The court, in Court 35 of the Johannesburg magistrates' court in Fox Street, deals with contraventions of by-laws in the inner city, regulating activities such as street trading, noise control and vandalism.
After being neglected throughout the years of the previous dispensation, Soweto has been given a much-needed boost in its water distribution and roads infrastructure.
Masondo had long made it his mission to ensure all roads in the country's largest township were tarred, and the objective was reached in July, well ahead of schedule.
The City spent R485,2-million and delivered 314,1 kilometres of tarred roads in three years. However, the project has not been limited to Soweto and has been extended to Ivory Park, Diepsloot and Orange Farm.
Millions of litres of water have also been saved in Soweto through Operation Gcin'amanzi, a five-year Joburg Water project that will replace the township's obsolete water distribution network.
With the pilot phase completed, Operation Gcin'amanzi is to be expanded into 13 adjacent areas, including Dlamini, Mapetla, Tladi, Jabulani, Dlamini Ext, Moroka, Molapo, Jabavu, Mofolo South, Naledi and Emdeni.
It is not just Mzansi's inner city that's buzzing - with commercial and retail developments in Soweto, it should only be a short while before it becomes a city in its own right rather than a dormitory town serving others further north.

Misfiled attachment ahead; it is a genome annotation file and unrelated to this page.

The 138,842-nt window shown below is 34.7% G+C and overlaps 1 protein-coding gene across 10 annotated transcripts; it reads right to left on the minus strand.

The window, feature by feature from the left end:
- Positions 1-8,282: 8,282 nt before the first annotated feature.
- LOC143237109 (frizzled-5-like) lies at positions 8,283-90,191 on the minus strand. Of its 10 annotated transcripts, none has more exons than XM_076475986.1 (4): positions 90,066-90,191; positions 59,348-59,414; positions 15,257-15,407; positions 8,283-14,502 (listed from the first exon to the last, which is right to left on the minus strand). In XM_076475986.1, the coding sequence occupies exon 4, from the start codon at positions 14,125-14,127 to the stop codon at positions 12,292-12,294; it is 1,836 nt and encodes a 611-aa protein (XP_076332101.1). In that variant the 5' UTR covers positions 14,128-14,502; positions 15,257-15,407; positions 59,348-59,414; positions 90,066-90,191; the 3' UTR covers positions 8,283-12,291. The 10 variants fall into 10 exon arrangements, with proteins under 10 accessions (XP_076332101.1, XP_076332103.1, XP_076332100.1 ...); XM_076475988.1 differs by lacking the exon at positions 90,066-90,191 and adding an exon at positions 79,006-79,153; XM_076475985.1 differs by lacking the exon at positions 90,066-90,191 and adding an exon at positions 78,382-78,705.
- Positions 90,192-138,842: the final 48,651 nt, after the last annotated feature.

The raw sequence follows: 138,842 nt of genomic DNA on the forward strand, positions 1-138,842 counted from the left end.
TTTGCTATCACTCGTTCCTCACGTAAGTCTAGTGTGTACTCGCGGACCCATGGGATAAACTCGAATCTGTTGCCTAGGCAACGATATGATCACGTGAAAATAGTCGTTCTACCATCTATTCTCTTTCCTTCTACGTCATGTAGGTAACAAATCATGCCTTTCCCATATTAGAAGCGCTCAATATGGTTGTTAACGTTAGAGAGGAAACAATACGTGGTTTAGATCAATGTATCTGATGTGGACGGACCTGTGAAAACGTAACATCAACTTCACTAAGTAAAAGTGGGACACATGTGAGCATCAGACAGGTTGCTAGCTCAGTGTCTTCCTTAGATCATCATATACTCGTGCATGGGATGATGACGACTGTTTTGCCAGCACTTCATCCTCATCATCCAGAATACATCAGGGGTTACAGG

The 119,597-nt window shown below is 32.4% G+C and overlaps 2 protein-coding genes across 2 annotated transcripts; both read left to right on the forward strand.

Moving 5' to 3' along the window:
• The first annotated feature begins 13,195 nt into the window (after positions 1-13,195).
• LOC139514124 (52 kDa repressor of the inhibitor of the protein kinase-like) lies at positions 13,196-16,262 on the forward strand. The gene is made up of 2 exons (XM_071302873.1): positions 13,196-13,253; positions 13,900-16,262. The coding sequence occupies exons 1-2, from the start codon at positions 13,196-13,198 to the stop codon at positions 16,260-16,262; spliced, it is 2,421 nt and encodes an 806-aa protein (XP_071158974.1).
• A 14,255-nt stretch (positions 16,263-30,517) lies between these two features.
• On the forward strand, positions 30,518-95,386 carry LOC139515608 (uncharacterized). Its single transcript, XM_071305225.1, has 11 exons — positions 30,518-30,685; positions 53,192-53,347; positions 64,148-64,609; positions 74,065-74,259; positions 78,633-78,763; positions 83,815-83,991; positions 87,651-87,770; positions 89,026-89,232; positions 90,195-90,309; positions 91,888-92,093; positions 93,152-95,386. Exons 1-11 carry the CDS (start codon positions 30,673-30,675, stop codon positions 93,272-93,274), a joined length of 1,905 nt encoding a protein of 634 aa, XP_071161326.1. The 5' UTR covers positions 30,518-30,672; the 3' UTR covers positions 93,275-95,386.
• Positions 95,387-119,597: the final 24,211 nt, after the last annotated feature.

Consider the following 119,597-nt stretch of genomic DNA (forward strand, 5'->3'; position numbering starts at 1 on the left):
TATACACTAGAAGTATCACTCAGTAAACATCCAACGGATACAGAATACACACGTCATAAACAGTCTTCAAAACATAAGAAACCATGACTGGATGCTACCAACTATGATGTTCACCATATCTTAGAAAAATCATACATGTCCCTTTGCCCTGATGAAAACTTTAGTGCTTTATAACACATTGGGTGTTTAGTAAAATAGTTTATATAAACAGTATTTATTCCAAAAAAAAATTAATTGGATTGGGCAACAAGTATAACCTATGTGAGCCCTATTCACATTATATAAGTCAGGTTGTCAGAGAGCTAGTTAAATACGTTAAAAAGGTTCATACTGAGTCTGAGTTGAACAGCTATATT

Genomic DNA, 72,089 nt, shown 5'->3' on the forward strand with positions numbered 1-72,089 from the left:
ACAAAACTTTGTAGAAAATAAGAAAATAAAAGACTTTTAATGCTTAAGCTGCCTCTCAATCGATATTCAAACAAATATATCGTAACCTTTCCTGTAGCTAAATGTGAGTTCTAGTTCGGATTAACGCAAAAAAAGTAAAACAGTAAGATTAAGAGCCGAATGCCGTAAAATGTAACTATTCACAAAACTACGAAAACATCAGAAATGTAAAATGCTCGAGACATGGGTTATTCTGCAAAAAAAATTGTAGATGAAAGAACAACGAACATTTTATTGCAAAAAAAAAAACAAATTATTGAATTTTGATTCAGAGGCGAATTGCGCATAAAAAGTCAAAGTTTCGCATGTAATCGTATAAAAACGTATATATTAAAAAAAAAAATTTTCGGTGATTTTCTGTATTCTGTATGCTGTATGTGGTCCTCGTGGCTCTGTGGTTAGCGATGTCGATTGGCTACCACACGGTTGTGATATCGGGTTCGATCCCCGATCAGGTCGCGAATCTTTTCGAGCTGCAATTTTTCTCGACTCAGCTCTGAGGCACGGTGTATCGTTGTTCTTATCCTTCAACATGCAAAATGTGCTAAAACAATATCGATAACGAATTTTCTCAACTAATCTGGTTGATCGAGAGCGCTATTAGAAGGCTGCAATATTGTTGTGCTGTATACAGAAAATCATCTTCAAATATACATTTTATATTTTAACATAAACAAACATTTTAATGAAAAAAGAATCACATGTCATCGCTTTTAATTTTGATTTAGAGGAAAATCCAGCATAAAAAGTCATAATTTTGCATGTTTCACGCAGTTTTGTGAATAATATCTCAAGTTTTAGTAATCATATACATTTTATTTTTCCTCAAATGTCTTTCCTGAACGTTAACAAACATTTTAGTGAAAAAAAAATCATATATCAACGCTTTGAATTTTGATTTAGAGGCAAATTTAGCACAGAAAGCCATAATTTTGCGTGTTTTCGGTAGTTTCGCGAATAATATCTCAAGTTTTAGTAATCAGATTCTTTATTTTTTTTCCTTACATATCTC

By far the biggest development in Soweto is the Orlando Ekhaya project, which comprises of 300 hectares of prime property bundled and zoned into more than 90 000m² of development space.
It provides opportunities for a shopping complex next to the mothballed power station, parks with braai and entertainment facilities next to the Orlando Dam, a north shore waterfront and a wetlands conservation area, among other plans.
A major drawcard is the township's tourism potential, something that will be used by the Johannesburg Tourism Company in its new mandate to turn Joburg into a leisure tourism haven.
Apart from the Hector Pieterson museum, which is being established as an important place to visit, there are treasures such as the Credo Mutwa Village, a memorial walkway that is under construction and the newly developed Walter Sisulu Square of Dedication in Soweto.
The Credo Mutwa Cultural Village in Jabavu, also known as Khayalendaba or "Place of Stories", was one of the township's main tourist attractions before it was allowed to decay.
Johannesburg has since planned to use photographs of the site to restore it to its former glory. An added attraction is the Oppenheimer Tower alongside it.
In June two new sites were opened to commemorate the struggle against apartheid.